Bukovina could not develop as well in the Habsburg Monarchy as other regions of the monarchy because it was far from the economic centers of Austria and there were no strong trading partners to be found beyond the eastern border of the monarchy. Compared to Romania at that time , however, the economic balance looked good. In the public perception of the central parts of the Habsburg Empire, the region remained a geographical and intellectual "frontier province", part of an "'oriental [n]' periphery", a symbol of provincial backwardness, the " ultima Thule of this side of the empire ", a "stepchild" the Viennese government, characterized by "Pascha-Wirtschaft" and "Corruptions-Bacillus". Theodor Mommsen called the local university an "kuk penal colony".

Bukovinian compensation

In order to solve the problems of nationality law in Bukovina, the electoral rules in the so-called Bukovinian Compensation were reformed in 1910 . It came into force with the law on the election regulations for the Duchy of Bukovina on May 26, 1910. The state parliament now consisted of 63 members and the division of mandates (actually the electoral districts) was based on the national principle. As a result of the country's ethnic diversity, the electoral system is said to have been one of the most complicated in Europe.

First World War

During the First World War , Bukovina was occupied by Russia twice: in 1914/15 and 1916/17. The Austro-Hungarian army needed German support to drive the Russian troops out of the country. Austria-Hungary fell apart at the end of October 1918 . During the demobilization of the army ordered by the Austro-Hungarian War Ministry in Vienna on November 6, 1918, the discharged soldiers in Bukovina were left with their weapons, which led to shootings. At the end of October 1918 Romania had laid claim to all of Bukovina on the basis of historical arguments; the Ukrainians exercised their right of self-determination and wanted to divide the country.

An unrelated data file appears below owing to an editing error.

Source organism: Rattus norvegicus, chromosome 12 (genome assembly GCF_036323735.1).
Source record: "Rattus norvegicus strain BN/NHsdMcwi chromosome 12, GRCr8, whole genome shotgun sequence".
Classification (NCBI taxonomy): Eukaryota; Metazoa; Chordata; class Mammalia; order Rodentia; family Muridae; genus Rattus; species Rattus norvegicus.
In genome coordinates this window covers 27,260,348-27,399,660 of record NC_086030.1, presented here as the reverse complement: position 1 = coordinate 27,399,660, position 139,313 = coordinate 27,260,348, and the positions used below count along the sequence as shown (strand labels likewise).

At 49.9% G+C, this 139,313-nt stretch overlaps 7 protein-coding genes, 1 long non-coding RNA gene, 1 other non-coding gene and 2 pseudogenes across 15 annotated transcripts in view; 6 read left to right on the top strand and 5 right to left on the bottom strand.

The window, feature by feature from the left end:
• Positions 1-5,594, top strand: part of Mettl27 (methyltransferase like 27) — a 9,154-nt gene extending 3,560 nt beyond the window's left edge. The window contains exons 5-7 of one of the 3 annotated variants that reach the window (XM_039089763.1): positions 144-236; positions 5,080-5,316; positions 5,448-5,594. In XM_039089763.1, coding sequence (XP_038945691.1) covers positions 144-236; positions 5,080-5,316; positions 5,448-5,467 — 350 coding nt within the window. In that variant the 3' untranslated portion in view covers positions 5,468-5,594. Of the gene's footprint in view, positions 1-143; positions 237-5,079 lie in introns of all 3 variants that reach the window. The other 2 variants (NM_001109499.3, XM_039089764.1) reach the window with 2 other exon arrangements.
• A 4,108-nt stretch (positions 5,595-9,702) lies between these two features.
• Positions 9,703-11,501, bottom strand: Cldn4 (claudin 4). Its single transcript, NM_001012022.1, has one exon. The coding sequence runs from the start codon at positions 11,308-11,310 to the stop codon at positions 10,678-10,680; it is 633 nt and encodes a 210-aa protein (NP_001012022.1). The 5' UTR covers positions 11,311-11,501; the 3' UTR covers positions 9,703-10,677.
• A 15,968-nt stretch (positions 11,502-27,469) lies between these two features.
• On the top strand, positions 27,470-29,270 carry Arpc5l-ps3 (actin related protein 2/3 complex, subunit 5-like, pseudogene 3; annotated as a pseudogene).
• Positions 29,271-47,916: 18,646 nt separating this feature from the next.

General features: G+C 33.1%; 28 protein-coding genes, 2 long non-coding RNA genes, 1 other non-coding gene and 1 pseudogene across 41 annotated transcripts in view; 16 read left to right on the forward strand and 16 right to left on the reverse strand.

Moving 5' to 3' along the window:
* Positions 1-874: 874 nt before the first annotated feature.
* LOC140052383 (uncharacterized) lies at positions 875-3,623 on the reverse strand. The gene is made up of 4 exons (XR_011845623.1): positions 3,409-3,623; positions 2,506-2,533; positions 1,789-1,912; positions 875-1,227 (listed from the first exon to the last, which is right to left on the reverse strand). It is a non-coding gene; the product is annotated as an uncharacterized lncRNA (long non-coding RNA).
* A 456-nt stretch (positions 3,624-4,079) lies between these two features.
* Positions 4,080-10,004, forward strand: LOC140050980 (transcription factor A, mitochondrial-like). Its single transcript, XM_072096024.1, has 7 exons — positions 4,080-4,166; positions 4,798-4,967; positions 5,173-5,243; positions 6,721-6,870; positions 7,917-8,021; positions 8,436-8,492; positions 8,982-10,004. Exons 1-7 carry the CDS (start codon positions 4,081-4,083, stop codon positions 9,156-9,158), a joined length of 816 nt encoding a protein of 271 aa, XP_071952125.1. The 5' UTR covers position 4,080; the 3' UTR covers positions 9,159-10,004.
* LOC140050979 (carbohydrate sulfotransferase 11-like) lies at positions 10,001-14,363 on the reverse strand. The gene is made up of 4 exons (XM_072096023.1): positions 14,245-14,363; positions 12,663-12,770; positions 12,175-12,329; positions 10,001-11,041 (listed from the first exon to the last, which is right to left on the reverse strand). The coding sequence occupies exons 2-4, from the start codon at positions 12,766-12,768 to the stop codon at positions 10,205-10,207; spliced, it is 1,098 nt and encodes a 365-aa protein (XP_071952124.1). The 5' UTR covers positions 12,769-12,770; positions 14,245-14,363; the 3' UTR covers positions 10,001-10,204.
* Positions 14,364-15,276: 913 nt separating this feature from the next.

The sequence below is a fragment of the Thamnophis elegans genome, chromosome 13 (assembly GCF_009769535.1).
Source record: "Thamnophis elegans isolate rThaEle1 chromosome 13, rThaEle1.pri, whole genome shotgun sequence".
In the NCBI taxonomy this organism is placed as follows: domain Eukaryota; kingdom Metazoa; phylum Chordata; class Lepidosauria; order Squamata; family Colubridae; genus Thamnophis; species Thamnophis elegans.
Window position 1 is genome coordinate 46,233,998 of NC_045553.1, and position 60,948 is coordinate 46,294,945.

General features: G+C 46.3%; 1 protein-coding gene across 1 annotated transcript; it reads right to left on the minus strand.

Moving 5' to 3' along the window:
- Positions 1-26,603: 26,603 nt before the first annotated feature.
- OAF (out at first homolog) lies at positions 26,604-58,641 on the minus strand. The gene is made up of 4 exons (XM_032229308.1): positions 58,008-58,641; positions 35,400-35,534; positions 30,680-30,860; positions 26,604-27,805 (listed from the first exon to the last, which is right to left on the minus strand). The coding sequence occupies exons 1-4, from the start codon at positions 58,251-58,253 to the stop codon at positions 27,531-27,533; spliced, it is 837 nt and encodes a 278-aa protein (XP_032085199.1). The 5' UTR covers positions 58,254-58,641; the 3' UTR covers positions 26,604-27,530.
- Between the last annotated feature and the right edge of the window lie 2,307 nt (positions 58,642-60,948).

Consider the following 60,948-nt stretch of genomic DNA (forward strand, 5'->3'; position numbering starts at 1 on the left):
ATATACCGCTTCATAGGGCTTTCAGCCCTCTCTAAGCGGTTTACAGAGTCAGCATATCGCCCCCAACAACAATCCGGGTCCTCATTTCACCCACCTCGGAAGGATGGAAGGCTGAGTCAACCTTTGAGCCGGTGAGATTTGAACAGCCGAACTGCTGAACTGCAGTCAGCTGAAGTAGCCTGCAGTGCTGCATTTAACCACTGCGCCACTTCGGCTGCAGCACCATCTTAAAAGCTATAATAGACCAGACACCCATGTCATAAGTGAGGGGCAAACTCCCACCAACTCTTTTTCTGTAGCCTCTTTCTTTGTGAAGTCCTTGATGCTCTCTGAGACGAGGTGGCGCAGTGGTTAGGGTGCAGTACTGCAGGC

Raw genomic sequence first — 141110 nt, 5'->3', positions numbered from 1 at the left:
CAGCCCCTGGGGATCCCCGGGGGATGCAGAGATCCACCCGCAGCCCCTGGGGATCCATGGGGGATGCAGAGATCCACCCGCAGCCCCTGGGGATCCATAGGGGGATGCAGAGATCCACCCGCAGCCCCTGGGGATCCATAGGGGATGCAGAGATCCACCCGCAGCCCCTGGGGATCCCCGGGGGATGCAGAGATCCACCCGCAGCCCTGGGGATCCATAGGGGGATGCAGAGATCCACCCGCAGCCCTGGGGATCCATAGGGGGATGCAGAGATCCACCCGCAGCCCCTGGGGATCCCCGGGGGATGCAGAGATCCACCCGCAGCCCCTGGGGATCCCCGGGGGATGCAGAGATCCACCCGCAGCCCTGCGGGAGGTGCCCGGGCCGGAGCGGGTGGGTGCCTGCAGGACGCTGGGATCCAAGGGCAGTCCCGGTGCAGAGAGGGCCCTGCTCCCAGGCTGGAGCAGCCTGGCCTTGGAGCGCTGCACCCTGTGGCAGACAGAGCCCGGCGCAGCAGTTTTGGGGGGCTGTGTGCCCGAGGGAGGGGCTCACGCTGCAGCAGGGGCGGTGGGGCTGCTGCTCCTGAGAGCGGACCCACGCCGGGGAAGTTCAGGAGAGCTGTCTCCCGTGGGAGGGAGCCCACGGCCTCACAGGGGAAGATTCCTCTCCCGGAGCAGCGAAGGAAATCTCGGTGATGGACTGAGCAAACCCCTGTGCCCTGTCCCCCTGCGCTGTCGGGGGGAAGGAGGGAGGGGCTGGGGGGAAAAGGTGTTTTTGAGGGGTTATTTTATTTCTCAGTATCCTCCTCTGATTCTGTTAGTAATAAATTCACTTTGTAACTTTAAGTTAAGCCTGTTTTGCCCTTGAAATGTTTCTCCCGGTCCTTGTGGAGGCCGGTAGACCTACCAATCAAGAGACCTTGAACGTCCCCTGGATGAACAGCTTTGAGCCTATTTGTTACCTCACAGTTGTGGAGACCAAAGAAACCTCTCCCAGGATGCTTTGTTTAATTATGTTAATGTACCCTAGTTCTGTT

On November 6, 1918, the kk provincial president Josef von Ezdorf , who had waited in vain for instructions from the already powerless kk government in Vienna , handed over the provincial government in Chernivtsi to representatives of the Romanian and Ukrainian nations; they promised to act together until the peace conference, but could not agree on the division of Bukovina. As a result, the Romanian army gradually occupied the country, which was annexed to Romania on November 28, 1918. Bukovina was incorporated into the Kingdom of Romania without any autonomy rights or the like . The division sought by the Ukrainians was only carried out in 1945 after the Second World War .

Romanian rule (1918–1940 / 1944)

Administrative division of the Bukovina governorate within Greater Romania

After the de facto abandonment of Bukovina by Austria-Hungary came to a power vacuum, both the Ukrainians and the Romanians tried to gain supremacy. Ultimately, Romania prevailed through the invasion of troops. On November 28, 1918, the union of Bukovina (Romanian Bucovina ) with the Kingdom of Romania was proclaimed by a Romanian congress in the synod hall of the archbishop's residence in Chernivtsi .